I have used and owned Milwaukee, JBJ, and Azoo combo setups before building my own. Out of the 3, I liked the Azoo the best, which I still have. While all 3 worked when I used them, the quality was lacking compared to higher end co2 setups. Back in my fluid dynamics course in college we took apart a pressure gage similar to the ones used on co2 regulators. The basic mechanics of one is simple. The increase in pressure is exerted on a small beam member. The force causes a deflection in the beam proportional to the pressure increase. The point on the beam member in the gage is connected to a spring coil that is attached to the needle one sees on the pressure gage. Most cheaper gages are made with cheaper materials, which may not model the proportionality correctly causing the gage pressure to be inaccurate. While this may not be vital to simply injecting co2 in your tank, I am using the explaination to show there is a difference in the engineering and manufacturing of co2 regulators, which includes the solenoids and needle valves that come with them. Light, co2, and nutrients all need to be in check for plants to grow. Not enough light then they really do not need the nutrients and co2 because they can not use them.

My point is that you personally may have not experienced problems with the Milaukee regulators, due to your tank parameters and setup. I personally have had issues with the cheaper regulator setups when I used them. I bought my co2 setups back in high school when I could not afford investing in more expensive ones. After building my own setups, I will not go back to cheaper setups. Just speaking from my own personal experience. Not saying that the cheaper ones will not work, but the quality and perforance of them will not compare to more expensive setups. In the long run, just pay more up front for better equipment.
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post #15 of 41 (permalink) Old 04-15-2010, 08:18 PM
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Originally Posted by born2lovefish View Post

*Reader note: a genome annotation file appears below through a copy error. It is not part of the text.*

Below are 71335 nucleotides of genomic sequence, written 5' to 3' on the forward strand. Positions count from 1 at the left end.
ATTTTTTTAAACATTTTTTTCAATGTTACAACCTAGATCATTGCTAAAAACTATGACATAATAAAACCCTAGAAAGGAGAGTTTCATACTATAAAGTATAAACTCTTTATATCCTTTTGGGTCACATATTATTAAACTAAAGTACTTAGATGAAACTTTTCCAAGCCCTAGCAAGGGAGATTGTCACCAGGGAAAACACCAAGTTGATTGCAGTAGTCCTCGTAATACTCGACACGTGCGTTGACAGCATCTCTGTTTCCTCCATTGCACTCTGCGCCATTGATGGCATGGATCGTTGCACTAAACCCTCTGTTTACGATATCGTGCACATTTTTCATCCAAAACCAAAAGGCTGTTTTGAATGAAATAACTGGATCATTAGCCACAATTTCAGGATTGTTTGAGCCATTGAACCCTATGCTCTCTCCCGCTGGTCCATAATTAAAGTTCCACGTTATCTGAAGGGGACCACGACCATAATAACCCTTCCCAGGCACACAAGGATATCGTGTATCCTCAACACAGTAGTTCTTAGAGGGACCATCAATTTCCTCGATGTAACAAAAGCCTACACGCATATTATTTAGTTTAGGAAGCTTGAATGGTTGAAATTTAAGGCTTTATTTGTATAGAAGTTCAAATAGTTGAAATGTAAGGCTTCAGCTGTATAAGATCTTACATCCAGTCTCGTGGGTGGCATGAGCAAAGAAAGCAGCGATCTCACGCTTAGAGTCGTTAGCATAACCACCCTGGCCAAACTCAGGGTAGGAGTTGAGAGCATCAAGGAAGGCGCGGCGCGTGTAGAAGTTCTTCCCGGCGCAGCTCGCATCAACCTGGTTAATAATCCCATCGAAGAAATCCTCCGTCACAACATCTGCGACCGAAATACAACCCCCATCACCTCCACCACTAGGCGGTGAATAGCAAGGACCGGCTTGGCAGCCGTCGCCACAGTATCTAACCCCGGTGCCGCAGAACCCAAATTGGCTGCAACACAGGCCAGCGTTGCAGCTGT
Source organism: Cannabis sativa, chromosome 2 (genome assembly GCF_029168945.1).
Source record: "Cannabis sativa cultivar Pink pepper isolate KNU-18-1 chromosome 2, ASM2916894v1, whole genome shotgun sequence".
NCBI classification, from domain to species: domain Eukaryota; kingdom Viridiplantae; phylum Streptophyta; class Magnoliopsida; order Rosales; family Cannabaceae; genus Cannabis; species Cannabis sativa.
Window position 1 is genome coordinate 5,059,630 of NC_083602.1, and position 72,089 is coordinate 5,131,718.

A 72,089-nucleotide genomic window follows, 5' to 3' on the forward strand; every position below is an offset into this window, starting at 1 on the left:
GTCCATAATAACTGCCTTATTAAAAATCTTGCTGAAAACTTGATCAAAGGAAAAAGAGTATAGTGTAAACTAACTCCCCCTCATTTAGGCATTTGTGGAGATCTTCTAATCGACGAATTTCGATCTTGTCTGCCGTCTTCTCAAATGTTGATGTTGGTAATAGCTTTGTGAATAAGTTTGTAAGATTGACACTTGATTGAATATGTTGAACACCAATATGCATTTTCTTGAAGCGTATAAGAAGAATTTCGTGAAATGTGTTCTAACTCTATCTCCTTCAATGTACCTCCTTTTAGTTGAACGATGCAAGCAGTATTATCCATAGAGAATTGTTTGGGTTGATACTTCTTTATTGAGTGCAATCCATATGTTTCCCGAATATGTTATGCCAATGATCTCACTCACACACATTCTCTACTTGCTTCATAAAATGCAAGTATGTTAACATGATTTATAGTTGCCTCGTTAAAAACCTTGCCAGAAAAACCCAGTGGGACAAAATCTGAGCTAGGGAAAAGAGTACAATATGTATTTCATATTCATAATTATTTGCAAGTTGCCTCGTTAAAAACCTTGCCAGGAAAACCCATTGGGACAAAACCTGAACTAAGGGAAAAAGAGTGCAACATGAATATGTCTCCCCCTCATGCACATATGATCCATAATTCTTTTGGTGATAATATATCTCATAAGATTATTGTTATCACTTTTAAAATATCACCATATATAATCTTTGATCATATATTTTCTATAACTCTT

...My point is that you personally may have not experienced problems with the Milaukee regulators, due to your tank parameters and setup. I personally have had issues with the cheaper regulator setups when I used them. I bought my co2 setups back in high school when I could not afford investing in more expensive ones. After building my own setups, I will not go back to cheaper setups. Just speaking from my own personal experience. Not saying that the cheaper ones will not work, but the quality and perforance of them will not compare to more expensive setups. In the long run, just pay more up front for better equipment.
I appreciate you sharing your experience, but I don't think you read my post. I never said they were the same, that's why I did the GM/Mercedes comparsion. What I am saying is that they are fine and work well. Why are there so many in use. In addition to my four Milwaukee regulators I have at home I have also installed them in at least 10 other setups (Nano to 300 gallon) without issue so I guess I'm the luckiest guy in the world. There is nothing wrong with spending more if that's what one wants, but if your on a budget (Please see Thread Title) this is the way to go. Newbies need to know that it doesn't have to cost $300 to have a working co2 system.

BTW I did notice that Mercedes has a repair shop.